The bad news? Improving upon January’s results was a given. February volume was significantly stronger across the industry, just as it always is. Even as industry-wide sales grew 17 percent compared with January, Volkswagen sales grew 11 percent. And while the industry surged to its best February results since 2001, Volkswagen brand sales still fell to the lowest February total in five years.
The first rumblings of an approaching crisis reached the highest levels of Volkswagen management in May 2014, but how much knowledge then-CEO Martin Winterkorn had of the looming diesel emissions scandal is still debatable.
It’s debatable because Winterkorn should have known about the initial study that raised red flags with environmental regulators — he was presented with a memo detailing the situation — but to this day Volkswagen can’t say if he even read it.
Later, the matter was discussed in the vicinity of Winterkorn … but Volkswagen doesn’t know if his ears picked up the dialogue.
An American man will soon enjoy the task of making people love his controversial company again.
That, Goodyear’s been watching I, Robot, Toyota shatters its corporate structure, sentiment grows for better braking, and the feds say the airbag recall has gone far enough … after the break!
After staying relatively clean in the ongoing diesel emissions scandal that’s keeping European automakers up at night, Mercedes-Benz now finds itself the potential target of an Environmental Protection Agency investigation, Automotive News Europe reports.
The EPA’s request for information targets the nitrous oxide emissions of the company’s Bluetec diesel engines, and comes less than two weeks after a class-action lawsuit was filed by law firm Hagens Berman (of General Motors ignition switch fame).
Yes, that sound you’re hearing is executives loosening their collars in Stuttgart.
The Environmental Protection Agency has asked Volkswagen to build electric vehicles in the United States as part of an effort to make up for nearly 600,000 illegally polluting diesels, reported German newspaper Welt am Sonntag (via Automotive News).
The proposal, if accepted by both parties, could bring electric vehicle production to Volkswagen’s plant in Chattanooga, Tennessee, which currently produces gasoline and diesel versions of the Volkswagen Passat and is slated to build a three-row midsize SUV by the end of 2016.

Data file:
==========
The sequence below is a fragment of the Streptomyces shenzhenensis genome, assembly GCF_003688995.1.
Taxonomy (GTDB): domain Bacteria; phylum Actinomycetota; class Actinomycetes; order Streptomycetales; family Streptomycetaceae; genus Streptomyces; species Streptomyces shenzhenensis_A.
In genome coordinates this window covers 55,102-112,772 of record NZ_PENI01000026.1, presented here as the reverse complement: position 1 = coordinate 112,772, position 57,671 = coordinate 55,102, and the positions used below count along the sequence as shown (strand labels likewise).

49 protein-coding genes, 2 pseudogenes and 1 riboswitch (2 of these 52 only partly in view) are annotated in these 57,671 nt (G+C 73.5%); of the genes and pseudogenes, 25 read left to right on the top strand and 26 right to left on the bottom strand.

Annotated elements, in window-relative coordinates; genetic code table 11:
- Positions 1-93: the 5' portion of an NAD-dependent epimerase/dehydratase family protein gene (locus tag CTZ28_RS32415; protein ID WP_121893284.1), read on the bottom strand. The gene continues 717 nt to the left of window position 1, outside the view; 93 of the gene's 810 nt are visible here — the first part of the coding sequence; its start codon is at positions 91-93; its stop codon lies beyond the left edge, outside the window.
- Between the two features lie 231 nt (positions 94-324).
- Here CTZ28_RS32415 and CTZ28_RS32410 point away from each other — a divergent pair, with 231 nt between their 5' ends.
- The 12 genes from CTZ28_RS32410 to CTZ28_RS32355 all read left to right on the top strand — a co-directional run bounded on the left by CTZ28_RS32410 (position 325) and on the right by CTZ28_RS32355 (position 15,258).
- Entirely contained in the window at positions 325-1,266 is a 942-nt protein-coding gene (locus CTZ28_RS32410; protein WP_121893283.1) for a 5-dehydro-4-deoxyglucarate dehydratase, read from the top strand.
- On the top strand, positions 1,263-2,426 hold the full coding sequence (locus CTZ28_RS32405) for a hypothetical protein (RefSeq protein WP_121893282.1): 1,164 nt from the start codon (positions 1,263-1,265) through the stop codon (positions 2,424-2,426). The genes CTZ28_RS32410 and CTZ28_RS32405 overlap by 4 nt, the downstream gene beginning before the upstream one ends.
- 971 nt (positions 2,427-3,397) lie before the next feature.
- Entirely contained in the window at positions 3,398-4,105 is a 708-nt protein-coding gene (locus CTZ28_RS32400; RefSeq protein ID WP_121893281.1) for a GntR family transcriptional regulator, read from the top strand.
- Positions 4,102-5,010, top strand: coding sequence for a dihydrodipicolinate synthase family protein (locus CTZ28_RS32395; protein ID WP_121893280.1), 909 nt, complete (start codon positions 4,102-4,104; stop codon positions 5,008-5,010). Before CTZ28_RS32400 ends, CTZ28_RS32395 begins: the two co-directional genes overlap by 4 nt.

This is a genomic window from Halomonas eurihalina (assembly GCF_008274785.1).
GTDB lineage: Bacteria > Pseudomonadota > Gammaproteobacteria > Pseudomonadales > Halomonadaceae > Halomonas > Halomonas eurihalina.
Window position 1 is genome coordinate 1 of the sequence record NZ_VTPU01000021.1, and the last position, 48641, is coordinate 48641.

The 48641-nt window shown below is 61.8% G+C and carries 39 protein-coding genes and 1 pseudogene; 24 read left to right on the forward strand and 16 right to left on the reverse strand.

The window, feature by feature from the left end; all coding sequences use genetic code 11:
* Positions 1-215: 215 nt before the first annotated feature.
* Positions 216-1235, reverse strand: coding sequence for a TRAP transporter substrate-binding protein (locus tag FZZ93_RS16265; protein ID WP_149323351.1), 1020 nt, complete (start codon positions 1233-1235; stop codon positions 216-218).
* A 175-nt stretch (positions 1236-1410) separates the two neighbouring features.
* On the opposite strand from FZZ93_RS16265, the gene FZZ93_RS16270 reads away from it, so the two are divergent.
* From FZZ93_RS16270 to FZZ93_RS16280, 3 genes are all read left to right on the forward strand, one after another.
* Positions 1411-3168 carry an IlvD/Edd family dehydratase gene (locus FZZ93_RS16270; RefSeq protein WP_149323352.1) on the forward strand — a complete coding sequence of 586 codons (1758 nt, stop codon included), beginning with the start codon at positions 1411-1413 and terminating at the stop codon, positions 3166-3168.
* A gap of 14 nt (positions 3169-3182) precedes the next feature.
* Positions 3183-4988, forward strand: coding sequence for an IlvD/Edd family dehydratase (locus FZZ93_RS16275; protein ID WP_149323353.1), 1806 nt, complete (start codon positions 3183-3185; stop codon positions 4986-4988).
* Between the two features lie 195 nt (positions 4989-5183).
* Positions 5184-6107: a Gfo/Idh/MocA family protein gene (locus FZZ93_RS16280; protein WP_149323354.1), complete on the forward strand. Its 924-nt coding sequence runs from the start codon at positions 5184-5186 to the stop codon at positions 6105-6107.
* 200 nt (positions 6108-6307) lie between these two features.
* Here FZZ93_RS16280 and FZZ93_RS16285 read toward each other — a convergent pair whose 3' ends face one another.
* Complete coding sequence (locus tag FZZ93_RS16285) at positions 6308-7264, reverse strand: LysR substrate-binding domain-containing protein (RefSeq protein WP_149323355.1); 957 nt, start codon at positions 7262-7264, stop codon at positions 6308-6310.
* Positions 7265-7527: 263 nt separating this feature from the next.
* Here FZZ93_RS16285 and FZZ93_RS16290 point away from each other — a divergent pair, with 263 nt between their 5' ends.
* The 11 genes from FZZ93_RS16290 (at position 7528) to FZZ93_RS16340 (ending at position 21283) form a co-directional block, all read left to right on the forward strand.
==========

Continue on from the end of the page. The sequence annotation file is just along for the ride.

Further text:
But what electric vehicles could Volkswagen build in the United States?
Owners of some Volkswagen TDI models are experiencing premature selective catalyst reduction (SCR) failures because of AdBlue heaters that, in some cases, aren’t lasting more than 50,000 miles.
According to a source who spoke to TTAC under the condition of anonymity, many Volkswagen TDI owners are arriving at dealerships after seeing check engine lights for failing AdBlue (diesel emissions fluid) heaters. Those heaters, explained the source, fail “based more on time than mileage” and cost over $1,000 to replace.
The cost of the parts and labor is a slap to the face for many TDI owners, as SCR systems in those cars are not scrubbing the required amount of NOx from diesel exhaust even when the AdBlue heaters are operating properly.
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- Inside Looking Out For midsize sedan it is too small. It basically is a compact car.
- Stodge I test drove the 200S and damn, its suspension was so firm, I was convinced it didn't actually include suspension at all. It hurt my spine and hip, it was that firm.
- MRF 95 T-Bird If Mopar had only offered sport hatch versions of the 200 and or Dart they might have sold more of them for folks who wanted some more versatility without having to go for a small utility Compass Patriot or new at the time Renegade or Cherokee.
- El scotto I started driving in the late 70's. The cars high school kids could afford and wanted were very very worn out muscle cars. Oh Lordy those V-8's bring back some happy memories. Oh there some outliers in my crowd, a VW Bug and a Dodge Scamp with slant six; neither car would die. In 10 years their will be young people wanting very used Teslas or Dodge's with hemis. B&B, I say that if someone is excited about their EV, Hybrid, or Hemi welcome them to the club of people who like cars.
- El scotto Farley and Billy Ford need to put on some jeans, flannel shirts and PPE. They should (but never will) walk the factory floors and ask "what is wrong?", "what could we be doing better?"Let me caveat that. Let Jimmy and Billy explain that any constructive criticisms will be non-attributable. Oh they can use platitude like making the house level again or setting the ship on the right course.Sadly I suspect than many, many Power Points will die in vain in the executive suites in Dearborn. At least three if not four very expensive consulting teams will be hired to review Ford's QC problems. Four consulting teams will mean four different solutions. None them will be put in action. Ford will still have huge QC problems.